History Department

 History seeks to develop students' empathy with past values and peoples, as well as to promote a critical understanding of the past. Using a variety of methods, historians examine the dynamic interplay between text and context, looking at both change and continuity over time. History courses also enable us to study people's relations with others in order to help us understand our own world and ourselves today.

 From lectures and writing, to using primary and secondary sources, history uses a number of methods in order to teach students to think critically about the past. The discipline strives to develop students' ability to use evidence to create and analyze historical narratives and arguments. It encourages students to view the making of history as both a creative process and an intellectually rigorous one. History courses teach students various forms of presentation, both written and oral, and complement study abroad and other experiences outside the classroom.

 The history department offers courses on geographic regions including the United States, Europe, Africa, and Asia, covering time periods from prehistory to the present. We represent a diverse range of historical subdisciplines, including social, cultural, intellectual, political, military, environmental, gender, and economic history. In addition, the history department offers students many opportunities to use the knowledge and research techniques they have acquired to produce research papers on topics of their own choice.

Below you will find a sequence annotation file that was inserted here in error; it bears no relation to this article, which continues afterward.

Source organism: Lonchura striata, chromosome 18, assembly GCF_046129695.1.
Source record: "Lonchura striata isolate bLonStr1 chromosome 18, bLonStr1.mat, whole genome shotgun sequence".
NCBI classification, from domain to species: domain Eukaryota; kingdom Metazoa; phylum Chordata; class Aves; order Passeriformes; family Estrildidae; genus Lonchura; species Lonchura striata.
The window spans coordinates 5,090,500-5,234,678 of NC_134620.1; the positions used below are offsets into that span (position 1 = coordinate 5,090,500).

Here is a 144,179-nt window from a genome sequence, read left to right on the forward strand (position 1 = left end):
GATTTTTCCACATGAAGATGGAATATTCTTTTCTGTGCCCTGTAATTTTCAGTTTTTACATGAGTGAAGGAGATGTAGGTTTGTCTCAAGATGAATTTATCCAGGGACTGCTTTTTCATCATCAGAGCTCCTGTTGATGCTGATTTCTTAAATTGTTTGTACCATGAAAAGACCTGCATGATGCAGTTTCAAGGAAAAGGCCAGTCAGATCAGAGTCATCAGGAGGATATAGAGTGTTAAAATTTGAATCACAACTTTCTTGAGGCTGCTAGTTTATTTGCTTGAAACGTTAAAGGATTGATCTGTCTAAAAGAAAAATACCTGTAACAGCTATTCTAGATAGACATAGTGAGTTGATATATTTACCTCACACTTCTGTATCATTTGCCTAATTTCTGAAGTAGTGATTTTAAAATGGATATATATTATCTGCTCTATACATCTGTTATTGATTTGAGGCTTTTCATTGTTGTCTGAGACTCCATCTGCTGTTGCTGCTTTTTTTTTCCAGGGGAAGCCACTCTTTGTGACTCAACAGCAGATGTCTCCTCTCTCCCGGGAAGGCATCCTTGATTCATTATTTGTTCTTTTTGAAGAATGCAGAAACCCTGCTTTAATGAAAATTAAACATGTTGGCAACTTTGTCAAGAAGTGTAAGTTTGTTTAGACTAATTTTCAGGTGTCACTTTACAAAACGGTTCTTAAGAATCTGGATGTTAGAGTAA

Learning Goals

Hendrix history majors will:

  1. Learn a variety of approaches to the practice of historical analysis, and gain an understanding of why and how history is meaningful.
  2. Develop broad empirical knowledge of multiple regions and time periods, and use this knowledge to practice the craft of historical analysis.
  3. Develop critical thinking skills and intellectual depth by reading and analyzing primary and secondary sources.
  4. Learn to present ideas persuasively in oral and in written form.
  5. Attain skills and understanding they can utilize in their lives after college.